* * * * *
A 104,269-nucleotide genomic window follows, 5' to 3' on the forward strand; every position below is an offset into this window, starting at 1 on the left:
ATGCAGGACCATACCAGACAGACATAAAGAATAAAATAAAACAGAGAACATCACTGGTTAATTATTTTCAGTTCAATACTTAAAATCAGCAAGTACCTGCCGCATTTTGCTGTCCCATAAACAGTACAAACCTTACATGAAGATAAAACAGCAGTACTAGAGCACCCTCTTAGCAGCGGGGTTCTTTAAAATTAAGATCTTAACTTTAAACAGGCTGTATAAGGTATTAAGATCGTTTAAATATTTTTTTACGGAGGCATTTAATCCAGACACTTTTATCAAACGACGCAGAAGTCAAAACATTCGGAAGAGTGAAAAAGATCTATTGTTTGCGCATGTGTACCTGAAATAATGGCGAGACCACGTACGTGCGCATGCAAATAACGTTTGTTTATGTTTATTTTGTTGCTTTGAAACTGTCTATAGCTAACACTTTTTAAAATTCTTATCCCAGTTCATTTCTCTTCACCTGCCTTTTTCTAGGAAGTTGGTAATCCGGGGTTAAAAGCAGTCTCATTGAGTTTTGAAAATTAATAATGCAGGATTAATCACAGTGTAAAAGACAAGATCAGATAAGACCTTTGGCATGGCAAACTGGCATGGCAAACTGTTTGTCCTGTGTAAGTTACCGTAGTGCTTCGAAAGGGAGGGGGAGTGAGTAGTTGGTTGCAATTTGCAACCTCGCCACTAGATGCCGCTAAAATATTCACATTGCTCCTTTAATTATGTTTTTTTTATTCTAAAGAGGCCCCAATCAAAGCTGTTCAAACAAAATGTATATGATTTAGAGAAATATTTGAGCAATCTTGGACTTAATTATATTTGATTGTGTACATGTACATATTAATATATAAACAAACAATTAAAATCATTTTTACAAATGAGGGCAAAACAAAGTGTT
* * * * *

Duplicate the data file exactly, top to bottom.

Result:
A 104,269-nucleotide genomic window follows, 5' to 3' on the forward strand; every position below is an offset into this window, starting at 1 on the left:
ATGCAGGACCATACCAGACAGACATAAAGAATAAAATAAAACAGAGAACATCACTGGTTAATTATTTTCAGTTCAATACTTAAAATCAGCAAGTACCTGCCGCATTTTGCTGTCCCATAAACAGTACAAACCTTACATGAAGATAAAACAGCAGTACTAGAGCACCCTCTTAGCAGCGGGGTTCTTTAAAATTAAGATCTTAACTTTAAACAGGCTGTATAAGGTATTAAGATCGTTTAAATATTTTTTTACGGAGGCATTTAATCCAGACACTTTTATCAAACGACGCAGAAGTCAAAACATTCGGAAGAGTGAAAAAGATCTATTGTTTGCGCATGTGTACCTGAAATAATGGCGAGACCACGTACGTGCGCATGCAAATAACGTTTGTTTATGTTTATTTTGTTGCTTTGAAACTGTCTATAGCTAACACTTTTTAAAATTCTTATCCCAGTTCATTTCTCTTCACCTGCCTTTTTCTAGGAAGTTGGTAATCCGGGGTTAAAAGCAGTCTCATTGAGTTTTGAAAATTAATAATGCAGGATTAATCACAGTGTAAAAGACAAGATCAGATAAGACCTTTGGCATGGCAAACTGGCATGGCAAACTGTTTGTCCTGTGTAAGTTACCGTAGTGCTTCGAAAGGGAGGGGGAGTGAGTAGTTGGTTGCAATTTGCAACCTCGCCACTAGATGCCGCTAAAATATTCACATTGCTCCTTTAATTATGTTTTTTTTATTCTAAAGAGGCCCCAATCAAAGCTGTTCAAACAAAATGTATATGATTTAGAGAAATATTTGAGCAATCTTGGACTTAATTATATTTGATTGTGTACATGTACATATTAATATATAAACAAACAATTAAAATCATTTTTACAAATGAGGGCAAAACAAAGTGTT